Low Power Memory for IoT Wearables and Portable Medical Devices.
Non-Volatile Memory in IoT Applications
The Internet of Things is the world of connected devices. It encompasses all things connected to the Internet. Data is collected in a central system, or in the cloud from various "Things," that sense their environment. The collected data is then used to obtain meaningful results and make process decisions. Results or commands can be sent to various "Things" through the interconnected networks.
Key attributes of an IoT device are self-existence and connectivity. When the IoT device is not connected, it should be capable of collecting meaningful data and, if required, make decisions locally. This is called computing at the edge. When connected, it becomes part of a bigger network, working as a team to achieve a larger goal.
Consider a smart city. Sensors installed in the city capture details such as traffic movement, events that are happening, availability of parking spaces, and so on. Parking lot sensors in standalone operation can guide drivers to an available parking space. When multiple parking lots are connected, the available parking spaces within the entire city can be shown. Drivers could even reserve a space online, making parking in the city much easier.
IoT technology can be deployed in places where continuous power can't be supplied. This requirement has major implications on the way IoT nodes (Figure 1) are designed. Many of today's devices are powered by batteries, harvested energy, or a combination of both. In energy-constrained environments, IoT designers must select low power components that can save overall system power. Power-efficient memory plays an important role in reducing overall system power.
With the rapid growth of the IoT market, IoT applications require various types of memories. In sensor-based IoT nodes, nonvolatile memories play an important role. As remote nodes sense their environment, they transmit data to the central collector or upload to the cloud. Using a non-volatile memory in a remote sensor node increases the reliability of the system, giving developers the option to trade off between data size, time, and power. This is especially important in energy harvesting applications.
Consider a remote IoT device harvesting energy from the sun to sense the temperature and humidity of the surrounding environment. The designer must ensure there is enough power to transmit reliably. An important design consideration is the transmission data size and duty cycle to minimize power consumption, thus optimizing use of the available power. In these scenarios, adding a non-volatile memory increases system reliability. Logging data locally gives the system designer multiple tools to manage how data is securely transmitted from the sensor node to the central collector with its available power. FRAM, with instant non-volatile writes and low power operation, enables developers to maximize power efficiency for these applications.
Wearable electronics (Figure 2) is one of the fastest growing IoT applications. Wearables include smartwatches, fitness trackers, sport watches, smart clothing, and smart jewelry. Wearables incorporate a processing unit, smart sensors, memory, and some form of communication to allow access to the data in real-time. Typically, these devices collect important data such as number of steps, pulse rate, sleep time, etc.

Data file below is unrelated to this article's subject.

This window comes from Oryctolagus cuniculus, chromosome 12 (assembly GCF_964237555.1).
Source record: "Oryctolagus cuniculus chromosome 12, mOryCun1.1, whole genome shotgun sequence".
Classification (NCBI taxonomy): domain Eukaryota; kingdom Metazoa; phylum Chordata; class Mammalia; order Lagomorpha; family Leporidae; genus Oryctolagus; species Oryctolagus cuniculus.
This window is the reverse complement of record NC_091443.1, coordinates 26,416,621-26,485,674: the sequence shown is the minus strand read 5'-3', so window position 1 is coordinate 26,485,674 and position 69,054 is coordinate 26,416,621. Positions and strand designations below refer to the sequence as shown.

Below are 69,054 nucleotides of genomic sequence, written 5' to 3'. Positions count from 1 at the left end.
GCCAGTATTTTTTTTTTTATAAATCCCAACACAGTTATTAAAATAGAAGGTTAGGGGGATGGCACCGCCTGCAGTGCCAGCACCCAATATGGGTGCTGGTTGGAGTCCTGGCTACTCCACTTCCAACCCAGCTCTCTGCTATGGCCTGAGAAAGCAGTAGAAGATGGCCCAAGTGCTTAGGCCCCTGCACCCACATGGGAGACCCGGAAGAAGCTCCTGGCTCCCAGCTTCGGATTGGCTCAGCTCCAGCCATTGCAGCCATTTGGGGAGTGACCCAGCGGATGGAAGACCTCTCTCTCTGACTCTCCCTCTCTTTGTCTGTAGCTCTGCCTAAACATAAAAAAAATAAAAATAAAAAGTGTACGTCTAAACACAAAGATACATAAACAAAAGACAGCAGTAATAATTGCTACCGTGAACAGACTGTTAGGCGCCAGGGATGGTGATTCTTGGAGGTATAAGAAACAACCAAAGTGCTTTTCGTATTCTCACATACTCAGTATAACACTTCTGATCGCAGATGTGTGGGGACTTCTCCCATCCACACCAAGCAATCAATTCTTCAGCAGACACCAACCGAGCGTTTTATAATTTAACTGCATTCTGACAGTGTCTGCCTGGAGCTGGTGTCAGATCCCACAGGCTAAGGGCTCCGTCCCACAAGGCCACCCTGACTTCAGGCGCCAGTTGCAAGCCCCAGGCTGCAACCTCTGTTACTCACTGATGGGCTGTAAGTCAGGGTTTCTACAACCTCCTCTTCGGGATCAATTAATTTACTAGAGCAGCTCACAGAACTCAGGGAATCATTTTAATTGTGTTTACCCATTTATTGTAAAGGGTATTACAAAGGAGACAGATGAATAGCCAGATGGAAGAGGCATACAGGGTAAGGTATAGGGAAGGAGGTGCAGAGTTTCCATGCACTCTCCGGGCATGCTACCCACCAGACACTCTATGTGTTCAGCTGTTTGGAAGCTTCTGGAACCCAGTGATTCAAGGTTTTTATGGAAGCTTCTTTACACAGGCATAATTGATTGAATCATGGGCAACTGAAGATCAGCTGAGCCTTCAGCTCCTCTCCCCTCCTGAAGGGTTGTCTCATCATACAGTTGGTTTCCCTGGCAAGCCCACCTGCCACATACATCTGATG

Like wearables, portable medical devices are an emerging IoT application. Adoption of connectivity in medical devices is quickly transforming the health care industry by making remote sensors cost-efFective. Consumers can now monitor personal vital signs and transmit data from their home, avoiding cosdy visits to the doctor's office. Portable medical devices measure and store data such as temperature, glucose levels, and blood pressure locally. The data is then transmitted periodically to the doctor's office for analysis. Measured data can be evaluated locally by a microcontroller in real-time, or it can be stored in a non-volatile memory, along with the date and time stamp, for later processing.
With an emphasis on miniature size and low power consumption, the type of memory used becomes one of the key elements in wearables and medical designs. Multiple factors such as write endurance, power consumption, and package size are important considerations in selecting the right memory. Key design factors include:
1. Endurance and density: To store collected data, it's important to use a memory that has adequate density, as well as sufficient endurance capable of supporting constant logging of data.
2. Power consumption: Wearables and portable medical devices typically operate using small batteries. Therefore, it is very important to select components, including memory, with low active and standby current to maximize operating time between battery charges.
3. Package size: Wearables and portable medical devices are size constrained. Selecting small system components plays a major role in reducing the size of these devices. Hence why small form factor, low-pin count memories are gaining popularity in these designs.
4. Start-up time: Memory should have instant start-up time for code-in-place options. Code-in-place allows the device to immediately execute boot code, eliminating the need for a separate memory chip. In this way, having a single, fast, non-volatile memory serves the dual purpose of supporting code storage and real-time data logging.